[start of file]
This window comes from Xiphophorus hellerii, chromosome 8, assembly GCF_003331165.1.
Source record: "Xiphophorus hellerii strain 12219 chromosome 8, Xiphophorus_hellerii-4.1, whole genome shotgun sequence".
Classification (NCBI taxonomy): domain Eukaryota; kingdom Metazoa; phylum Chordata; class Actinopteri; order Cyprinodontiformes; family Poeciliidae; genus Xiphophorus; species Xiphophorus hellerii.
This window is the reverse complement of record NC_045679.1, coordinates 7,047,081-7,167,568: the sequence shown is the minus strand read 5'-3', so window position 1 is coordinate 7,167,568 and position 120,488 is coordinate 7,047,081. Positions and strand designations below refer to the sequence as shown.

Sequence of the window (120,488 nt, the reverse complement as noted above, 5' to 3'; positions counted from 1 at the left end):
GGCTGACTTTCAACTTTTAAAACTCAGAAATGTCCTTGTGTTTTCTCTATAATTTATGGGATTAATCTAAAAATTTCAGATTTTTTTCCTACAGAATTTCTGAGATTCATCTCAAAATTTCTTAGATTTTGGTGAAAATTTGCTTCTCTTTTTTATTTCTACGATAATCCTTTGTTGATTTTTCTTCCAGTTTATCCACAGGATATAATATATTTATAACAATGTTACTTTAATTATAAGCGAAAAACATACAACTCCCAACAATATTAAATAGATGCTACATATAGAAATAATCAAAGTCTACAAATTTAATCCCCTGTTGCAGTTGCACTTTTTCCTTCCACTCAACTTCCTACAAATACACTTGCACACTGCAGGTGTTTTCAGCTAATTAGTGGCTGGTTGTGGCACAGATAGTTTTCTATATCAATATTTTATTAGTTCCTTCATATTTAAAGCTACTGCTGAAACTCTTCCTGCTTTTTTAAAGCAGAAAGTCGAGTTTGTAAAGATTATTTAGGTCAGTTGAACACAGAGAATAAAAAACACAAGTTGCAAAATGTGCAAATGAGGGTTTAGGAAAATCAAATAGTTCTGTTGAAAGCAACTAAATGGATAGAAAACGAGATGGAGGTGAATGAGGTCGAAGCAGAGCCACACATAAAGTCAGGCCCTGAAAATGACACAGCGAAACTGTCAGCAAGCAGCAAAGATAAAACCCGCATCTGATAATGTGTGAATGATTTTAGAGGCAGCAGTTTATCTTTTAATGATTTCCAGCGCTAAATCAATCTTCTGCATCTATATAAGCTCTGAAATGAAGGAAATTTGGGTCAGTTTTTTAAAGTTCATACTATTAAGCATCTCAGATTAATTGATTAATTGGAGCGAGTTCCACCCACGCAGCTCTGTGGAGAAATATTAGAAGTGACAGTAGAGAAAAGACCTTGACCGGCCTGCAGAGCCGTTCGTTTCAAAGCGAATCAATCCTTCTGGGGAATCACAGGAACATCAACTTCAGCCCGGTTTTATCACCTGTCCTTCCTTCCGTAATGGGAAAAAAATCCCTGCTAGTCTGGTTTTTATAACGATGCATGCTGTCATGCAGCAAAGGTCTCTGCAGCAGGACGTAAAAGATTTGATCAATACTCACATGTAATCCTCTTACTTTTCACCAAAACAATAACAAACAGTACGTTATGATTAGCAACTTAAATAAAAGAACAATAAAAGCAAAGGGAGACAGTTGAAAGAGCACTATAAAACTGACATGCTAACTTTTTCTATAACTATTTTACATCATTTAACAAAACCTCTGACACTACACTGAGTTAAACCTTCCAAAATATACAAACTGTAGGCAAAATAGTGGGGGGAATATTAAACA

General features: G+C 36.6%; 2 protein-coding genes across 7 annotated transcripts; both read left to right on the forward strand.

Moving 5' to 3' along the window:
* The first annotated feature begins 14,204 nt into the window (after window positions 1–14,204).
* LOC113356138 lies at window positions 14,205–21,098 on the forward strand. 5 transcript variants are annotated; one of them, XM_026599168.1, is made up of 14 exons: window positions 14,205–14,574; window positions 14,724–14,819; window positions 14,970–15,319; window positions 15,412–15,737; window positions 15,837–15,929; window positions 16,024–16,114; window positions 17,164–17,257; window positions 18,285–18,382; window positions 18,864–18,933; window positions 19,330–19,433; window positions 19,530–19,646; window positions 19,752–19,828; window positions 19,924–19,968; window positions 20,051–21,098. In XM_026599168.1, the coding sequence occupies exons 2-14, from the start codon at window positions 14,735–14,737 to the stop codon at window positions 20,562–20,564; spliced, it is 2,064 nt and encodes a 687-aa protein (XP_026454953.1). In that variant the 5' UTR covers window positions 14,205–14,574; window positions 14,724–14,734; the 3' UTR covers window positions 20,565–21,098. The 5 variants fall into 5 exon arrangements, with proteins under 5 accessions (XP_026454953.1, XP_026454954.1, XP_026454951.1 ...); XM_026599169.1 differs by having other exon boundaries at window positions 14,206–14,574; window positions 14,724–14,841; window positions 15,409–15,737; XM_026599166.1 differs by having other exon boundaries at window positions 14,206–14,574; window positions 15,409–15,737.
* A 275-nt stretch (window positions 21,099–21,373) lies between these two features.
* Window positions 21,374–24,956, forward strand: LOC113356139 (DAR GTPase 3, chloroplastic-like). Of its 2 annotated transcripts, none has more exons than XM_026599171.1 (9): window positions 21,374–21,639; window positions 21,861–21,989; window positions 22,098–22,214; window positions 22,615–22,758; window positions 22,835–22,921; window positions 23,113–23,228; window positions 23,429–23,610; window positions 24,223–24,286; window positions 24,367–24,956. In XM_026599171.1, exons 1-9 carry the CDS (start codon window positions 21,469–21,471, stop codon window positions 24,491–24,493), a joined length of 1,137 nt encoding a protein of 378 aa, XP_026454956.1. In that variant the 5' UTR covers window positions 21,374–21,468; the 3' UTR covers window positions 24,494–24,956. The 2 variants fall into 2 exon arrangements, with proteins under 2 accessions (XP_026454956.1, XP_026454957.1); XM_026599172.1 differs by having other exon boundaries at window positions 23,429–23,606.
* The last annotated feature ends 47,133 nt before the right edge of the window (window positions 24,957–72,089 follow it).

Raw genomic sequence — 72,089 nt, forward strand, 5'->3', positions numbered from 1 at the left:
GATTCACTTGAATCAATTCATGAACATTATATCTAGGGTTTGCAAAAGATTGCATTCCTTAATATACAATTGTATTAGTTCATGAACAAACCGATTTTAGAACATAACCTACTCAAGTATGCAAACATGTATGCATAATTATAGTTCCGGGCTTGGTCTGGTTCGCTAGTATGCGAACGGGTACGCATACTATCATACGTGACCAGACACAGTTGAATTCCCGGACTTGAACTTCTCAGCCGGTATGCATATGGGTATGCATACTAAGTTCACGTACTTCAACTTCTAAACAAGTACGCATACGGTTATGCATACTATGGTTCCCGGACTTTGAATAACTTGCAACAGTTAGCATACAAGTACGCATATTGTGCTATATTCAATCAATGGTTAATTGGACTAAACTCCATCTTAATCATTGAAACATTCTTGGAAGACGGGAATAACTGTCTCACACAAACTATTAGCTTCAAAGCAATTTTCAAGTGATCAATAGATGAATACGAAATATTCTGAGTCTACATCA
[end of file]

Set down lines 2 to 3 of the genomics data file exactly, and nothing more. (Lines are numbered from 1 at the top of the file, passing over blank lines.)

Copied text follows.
Source record: "Xiphophorus hellerii strain 12219 chromosome 8, Xiphophorus_hellerii-4.1, whole genome shotgun sequence".
Classification (NCBI taxonomy): domain Eukaryota; kingdom Metazoa; phylum Chordata; class Actinopteri; order Cyprinodontiformes; family Poeciliidae; genus Xiphophorus; species Xiphophorus hellerii.